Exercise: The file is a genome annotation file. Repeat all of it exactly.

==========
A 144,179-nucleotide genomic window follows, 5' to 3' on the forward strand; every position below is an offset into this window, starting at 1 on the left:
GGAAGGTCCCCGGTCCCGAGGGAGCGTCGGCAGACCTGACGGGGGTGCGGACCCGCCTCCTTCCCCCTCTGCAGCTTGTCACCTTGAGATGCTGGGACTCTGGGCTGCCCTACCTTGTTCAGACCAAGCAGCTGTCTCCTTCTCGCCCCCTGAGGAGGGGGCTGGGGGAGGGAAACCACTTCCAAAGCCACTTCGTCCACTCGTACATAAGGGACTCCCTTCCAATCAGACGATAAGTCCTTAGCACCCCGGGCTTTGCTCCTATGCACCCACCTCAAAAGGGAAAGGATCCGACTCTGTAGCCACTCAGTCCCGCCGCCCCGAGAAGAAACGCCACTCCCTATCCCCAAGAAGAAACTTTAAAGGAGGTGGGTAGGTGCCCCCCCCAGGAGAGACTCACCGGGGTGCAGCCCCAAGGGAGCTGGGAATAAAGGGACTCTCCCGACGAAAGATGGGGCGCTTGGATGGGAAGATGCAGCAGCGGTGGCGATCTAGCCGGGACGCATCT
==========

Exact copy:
A 144,179-nucleotide genomic window follows, 5' to 3' on the forward strand; every position below is an offset into this window, starting at 1 on the left:
GGAAGGTCCCCGGTCCCGAGGGAGCGTCGGCAGACCTGACGGGGGTGCGGACCCGCCTCCTTCCCCCTCTGCAGCTTGTCACCTTGAGATGCTGGGACTCTGGGCTGCCCTACCTTGTTCAGACCAAGCAGCTGTCTCCTTCTCGCCCCCTGAGGAGGGGGCTGGGGGAGGGAAACCACTTCCAAAGCCACTTCGTCCACTCGTACATAAGGGACTCCCTTCCAATCAGACGATAAGTCCTTAGCACCCCGGGCTTTGCTCCTATGCACCCACCTCAAAAGGGAAAGGATCCGACTCTGTAGCCACTCAGTCCCGCCGCCCCGAGAAGAAACGCCACTCCCTATCCCCAAGAAGAAACTTTAAAGGAGGTGGGTAGGTGCCCCCCCCAGGAGAGACTCACCGGGGTGCAGCCCCAAGGGAGCTGGGAATAAAGGGACTCTCCCGACGAAAGATGGGGCGCTTGGATGGGAAGATGCAGCAGCGGTGGCGATCTAGCCGGGACGCATCT